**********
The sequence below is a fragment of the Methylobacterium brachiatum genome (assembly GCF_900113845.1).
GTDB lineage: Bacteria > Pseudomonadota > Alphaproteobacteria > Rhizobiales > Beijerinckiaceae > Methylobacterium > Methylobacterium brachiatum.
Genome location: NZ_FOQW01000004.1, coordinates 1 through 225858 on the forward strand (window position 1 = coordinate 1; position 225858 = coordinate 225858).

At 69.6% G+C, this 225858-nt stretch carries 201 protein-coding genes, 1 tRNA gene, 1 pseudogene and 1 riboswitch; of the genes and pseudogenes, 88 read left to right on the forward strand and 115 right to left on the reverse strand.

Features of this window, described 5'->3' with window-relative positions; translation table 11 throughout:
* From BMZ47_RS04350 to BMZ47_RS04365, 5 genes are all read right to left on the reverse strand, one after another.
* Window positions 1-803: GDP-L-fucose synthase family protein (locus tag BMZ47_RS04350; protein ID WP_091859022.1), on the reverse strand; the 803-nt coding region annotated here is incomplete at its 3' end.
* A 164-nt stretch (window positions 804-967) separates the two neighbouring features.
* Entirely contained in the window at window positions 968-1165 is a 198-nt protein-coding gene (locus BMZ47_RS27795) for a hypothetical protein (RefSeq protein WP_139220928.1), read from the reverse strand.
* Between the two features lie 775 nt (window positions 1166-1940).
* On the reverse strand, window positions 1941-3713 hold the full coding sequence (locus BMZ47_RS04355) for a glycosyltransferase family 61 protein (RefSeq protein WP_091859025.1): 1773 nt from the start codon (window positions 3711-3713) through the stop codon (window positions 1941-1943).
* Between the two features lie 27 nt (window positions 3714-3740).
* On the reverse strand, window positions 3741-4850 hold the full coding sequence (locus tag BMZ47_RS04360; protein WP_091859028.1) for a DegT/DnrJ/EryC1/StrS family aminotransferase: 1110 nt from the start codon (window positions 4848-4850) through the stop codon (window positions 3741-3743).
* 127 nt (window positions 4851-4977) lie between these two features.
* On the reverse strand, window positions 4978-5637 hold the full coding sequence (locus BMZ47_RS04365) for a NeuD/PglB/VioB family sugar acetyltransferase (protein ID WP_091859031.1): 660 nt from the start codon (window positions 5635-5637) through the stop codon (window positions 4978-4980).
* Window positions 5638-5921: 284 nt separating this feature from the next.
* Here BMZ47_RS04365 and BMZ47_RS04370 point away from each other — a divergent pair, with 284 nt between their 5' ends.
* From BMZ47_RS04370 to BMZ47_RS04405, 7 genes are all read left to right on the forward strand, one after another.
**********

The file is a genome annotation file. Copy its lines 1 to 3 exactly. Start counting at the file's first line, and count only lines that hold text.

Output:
The sequence below is a fragment of the Methylobacterium brachiatum genome (assembly GCF_900113845.1).
GTDB lineage: Bacteria > Pseudomonadota > Alphaproteobacteria > Rhizobiales > Beijerinckiaceae > Methylobacterium > Methylobacterium brachiatum.
Genome location: NZ_FOQW01000004.1, coordinates 1 through 225858 on the forward strand (window position 1 = coordinate 1; position 225858 = coordinate 225858).